Birch Stream Wilderness Preserve

Where wetlands and towering pines meet

Gazing out across the wetlands at the proposed Birch Stream Wilderness Preserve, the  hope of wild nature comes into view. This future 3,500-acre Preserve encompasses remote waterways that provide both inspiration and critical wildlife habitat. Situated in a region of Maine underrepresented in wilderness conservation, Birch Stream Wilderness Preserve offers a unique chance to preserve ecologically important wetlands and expansive pine forests as forever-wild, ensuring a permanent home for the diverse denizens who call this landscape home.

In addition to Open Water-Marshes, Mossy Bog Mats, Black Spruce Bogs, and Alder Thickets, upland forests are also found here, especially in the western portion of the property. Little variation in topography—the high point is around 178 feet above sea level—means no big mountains are present on the Preserve, but that doesn’t mean this land is any less charismatic. Forever-wild conservation of Birch Stream Wilderness Preserve will allow the sprawling wetlands here to continue to provide a haven of forage and shelter for many species such as wood turtles, spotted salamanders, and river otters, as well carnivorous plants such as pitcher plants and sundew. Likewise, the upland forests will have the opportunity to grow old without timber extraction or active management, further protecting the wetlands and many waterways that wind through this special landscape.

Forever Forests

With such vast expanses of wetlands, human access has historically been challenging, fortuitously lending to the wild character of the Preserve. In places, many large Eastern white pines peak above the canopy. Trees that don’t mind getting their feet wet are common throughout the Preserve, too, such as black spruce and tamarack, highlighting the presence of water here. Even with the great acreage of wetlands, white-tailed deer can find nearly 1,770-acres of mapped winter habitat in the forests. Areas where timber was recently logged have young forests returning—an opportunity to rewild and secure a legacy of natural abundance.

Wild Waters

Birch Stream Wilderness Preserve is highly influenced by streams and wetland features. Along the different wetland communities of the Preserve, dwarf heath shrubs, orchids, and grasses take the reins from the towering white pines of the upland forests. Exemplary occurrences of common natural communities such as Dwarf Shrub Bogs and Grassy Shrub Marshes have been identified along these waterways. Four different streams and brooks on the property eventually flow into the Stillwater River and Penobscot River before emptying into the Penobscot Bay of the Atlantic Ocean. The Penobscot is the second largest river in Maine, stretching from northern and central Maine southward. Its watershed covers much of the state and has long been a priority for conservation and water quality improvements.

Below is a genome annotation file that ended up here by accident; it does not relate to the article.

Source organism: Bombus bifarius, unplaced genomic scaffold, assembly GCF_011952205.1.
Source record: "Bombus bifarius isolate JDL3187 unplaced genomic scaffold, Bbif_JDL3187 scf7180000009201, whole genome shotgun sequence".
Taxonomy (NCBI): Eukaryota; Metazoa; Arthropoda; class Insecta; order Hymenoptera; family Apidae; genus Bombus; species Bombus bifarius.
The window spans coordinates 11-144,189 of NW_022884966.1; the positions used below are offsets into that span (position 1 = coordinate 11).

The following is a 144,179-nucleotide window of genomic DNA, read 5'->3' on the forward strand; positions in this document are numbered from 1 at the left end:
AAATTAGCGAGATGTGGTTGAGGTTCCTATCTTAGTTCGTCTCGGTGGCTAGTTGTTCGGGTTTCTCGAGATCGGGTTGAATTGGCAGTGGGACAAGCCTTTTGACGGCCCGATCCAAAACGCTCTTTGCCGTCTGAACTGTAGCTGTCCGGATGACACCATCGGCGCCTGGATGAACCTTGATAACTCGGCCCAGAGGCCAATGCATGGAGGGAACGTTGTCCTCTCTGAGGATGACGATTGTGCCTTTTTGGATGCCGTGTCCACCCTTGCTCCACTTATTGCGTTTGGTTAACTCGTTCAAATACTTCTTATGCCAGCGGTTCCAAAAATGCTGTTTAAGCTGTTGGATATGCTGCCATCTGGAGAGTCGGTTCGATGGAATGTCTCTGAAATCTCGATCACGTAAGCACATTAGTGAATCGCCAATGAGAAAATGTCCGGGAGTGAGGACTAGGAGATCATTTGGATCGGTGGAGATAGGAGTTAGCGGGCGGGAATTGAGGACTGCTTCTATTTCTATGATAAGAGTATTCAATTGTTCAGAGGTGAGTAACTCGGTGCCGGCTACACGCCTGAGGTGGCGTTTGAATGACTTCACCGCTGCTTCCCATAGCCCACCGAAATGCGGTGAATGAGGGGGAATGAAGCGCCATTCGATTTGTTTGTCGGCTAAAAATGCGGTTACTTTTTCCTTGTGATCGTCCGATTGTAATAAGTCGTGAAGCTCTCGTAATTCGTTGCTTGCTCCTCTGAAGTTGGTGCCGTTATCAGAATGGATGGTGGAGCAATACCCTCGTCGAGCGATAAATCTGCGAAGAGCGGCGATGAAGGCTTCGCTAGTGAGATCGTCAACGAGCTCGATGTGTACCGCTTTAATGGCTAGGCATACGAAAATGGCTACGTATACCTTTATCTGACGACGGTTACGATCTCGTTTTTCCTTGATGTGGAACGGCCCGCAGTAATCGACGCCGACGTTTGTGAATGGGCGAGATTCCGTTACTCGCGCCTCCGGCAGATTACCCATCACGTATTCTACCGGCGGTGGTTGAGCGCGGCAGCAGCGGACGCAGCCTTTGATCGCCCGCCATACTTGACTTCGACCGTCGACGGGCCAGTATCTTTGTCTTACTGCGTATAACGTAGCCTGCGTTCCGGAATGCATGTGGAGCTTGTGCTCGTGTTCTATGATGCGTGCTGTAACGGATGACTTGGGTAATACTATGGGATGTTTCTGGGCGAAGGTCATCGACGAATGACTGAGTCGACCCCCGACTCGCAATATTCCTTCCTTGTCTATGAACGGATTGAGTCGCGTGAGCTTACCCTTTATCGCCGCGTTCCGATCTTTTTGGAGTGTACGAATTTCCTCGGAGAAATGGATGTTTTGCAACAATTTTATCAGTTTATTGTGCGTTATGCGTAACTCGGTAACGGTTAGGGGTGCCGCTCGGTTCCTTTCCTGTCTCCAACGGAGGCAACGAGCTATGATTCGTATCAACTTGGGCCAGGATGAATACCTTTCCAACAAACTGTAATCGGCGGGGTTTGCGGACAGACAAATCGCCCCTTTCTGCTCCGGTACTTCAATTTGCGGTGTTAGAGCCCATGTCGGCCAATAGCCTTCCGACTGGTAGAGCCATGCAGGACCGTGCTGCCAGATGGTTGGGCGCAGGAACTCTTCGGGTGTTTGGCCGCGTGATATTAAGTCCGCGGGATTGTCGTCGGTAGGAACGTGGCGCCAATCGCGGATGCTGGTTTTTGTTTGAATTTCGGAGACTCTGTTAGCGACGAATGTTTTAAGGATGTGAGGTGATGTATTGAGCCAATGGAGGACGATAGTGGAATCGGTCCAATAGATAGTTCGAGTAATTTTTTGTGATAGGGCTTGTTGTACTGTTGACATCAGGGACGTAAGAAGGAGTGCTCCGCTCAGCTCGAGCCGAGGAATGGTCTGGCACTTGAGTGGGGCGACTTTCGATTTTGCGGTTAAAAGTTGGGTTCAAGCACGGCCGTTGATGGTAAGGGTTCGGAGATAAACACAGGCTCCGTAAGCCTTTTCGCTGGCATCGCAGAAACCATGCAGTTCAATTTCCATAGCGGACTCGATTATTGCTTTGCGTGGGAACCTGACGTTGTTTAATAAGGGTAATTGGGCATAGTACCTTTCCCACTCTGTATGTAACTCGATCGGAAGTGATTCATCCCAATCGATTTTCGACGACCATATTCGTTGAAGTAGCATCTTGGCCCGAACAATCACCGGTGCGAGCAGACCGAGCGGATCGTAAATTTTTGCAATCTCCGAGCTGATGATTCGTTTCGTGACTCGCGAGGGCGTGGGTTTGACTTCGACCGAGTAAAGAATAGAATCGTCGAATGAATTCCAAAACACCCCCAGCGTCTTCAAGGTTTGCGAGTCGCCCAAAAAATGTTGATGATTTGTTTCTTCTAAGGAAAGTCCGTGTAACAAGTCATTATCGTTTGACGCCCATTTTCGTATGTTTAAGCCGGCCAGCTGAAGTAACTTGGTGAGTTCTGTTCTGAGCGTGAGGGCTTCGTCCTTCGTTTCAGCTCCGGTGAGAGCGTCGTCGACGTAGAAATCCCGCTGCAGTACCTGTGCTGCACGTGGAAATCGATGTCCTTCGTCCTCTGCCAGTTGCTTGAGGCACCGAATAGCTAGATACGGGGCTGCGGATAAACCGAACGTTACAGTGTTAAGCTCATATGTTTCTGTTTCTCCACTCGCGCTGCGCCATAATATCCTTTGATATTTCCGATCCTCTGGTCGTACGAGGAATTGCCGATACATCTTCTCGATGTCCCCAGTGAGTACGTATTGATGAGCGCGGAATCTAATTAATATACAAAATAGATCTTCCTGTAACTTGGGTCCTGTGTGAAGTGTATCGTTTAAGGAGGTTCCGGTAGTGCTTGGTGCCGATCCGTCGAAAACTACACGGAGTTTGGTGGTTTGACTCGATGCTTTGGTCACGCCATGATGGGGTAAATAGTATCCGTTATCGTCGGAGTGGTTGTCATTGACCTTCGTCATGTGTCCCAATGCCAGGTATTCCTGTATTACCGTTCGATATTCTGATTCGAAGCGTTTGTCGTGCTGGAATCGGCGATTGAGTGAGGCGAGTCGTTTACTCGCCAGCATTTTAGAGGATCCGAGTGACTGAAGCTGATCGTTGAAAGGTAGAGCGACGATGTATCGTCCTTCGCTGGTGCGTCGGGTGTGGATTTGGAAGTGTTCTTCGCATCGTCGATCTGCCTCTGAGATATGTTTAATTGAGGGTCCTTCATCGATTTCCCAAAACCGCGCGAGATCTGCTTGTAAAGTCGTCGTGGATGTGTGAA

Wild Inhabitants

This land supports a wide diversity of wildlife, including waterfowl, coyotes, moose, black bear, beavers, white-tailed deer, inland wading birds, and much more. American Black Ducks and other species are known to seek refuge in sheltered wetlands like these; approximately 750-acres have been identified as inland waterfowl and wading bird habitat.  The Preserve is also mapped as critical habitat for Atlantic salmon and documented habitat for alewife. Establishing the Birch Stream Wilderness Preserve will ensure these creatures always have a wild home.

Critical Context

Birch Stream Wilderness Preserve is located in a 44,646-acre intact forest block and will represent the first permanently secured forever-wild land in this conservation priority area.  Today, just 3.7% of Maine is protected as forever-wild.  Adjacent to the Birch Stream Wilderness Preserve, to the south, is a 9,849-acre tract owned and managed by the Penobscot Nation, primarily for wildlife.  Together, these complementary properties create a diverse protected area, fostering biodiversity and providing vital habitat for countless species of flora, fauna, and fungi.

Birch Stream Wilderness Preserve at a glance

Size: Approx. 3,500-acres

Context: Represents the first GAP 1 land within an important forest block for conservation.  8 miles southwest of Northeast Wilderness Trust’s 7,000-acre Alder Stream Wilderness Preserve.

Location: Lagrange, Penobscot County, Maine

Objective: Forever-wild ecological preserve with high biodiversity.

Birch Stream Wilderness Preserve needs your help

Will you help Northeast Wilderness Trust continue its growing legacy of wilderness land protection in the Northeast?

This unique, low-elevation habitat will only prove more valuable over time as resilient forever-wild landscapes adapt to climate change. You can help by:

  • Sending a check made out to Northeast Wilderness Trust with “Birch Stream” written in the memo line
  • Making a gift online. Visit or scan the QR code
  • Giving through a Donor-Advised Fund (indicate “Birch Stream”) at
  • Making a gift of stock or other publicly traded securities. Please contact Jon Leibowitz, President and CEO at

Thank you!

Northeast Wilderness Trust conserves forever-wild landscapes for nature and people.

Photography by Ryan Smith | Video by Ryan Smith/Reel Quest Films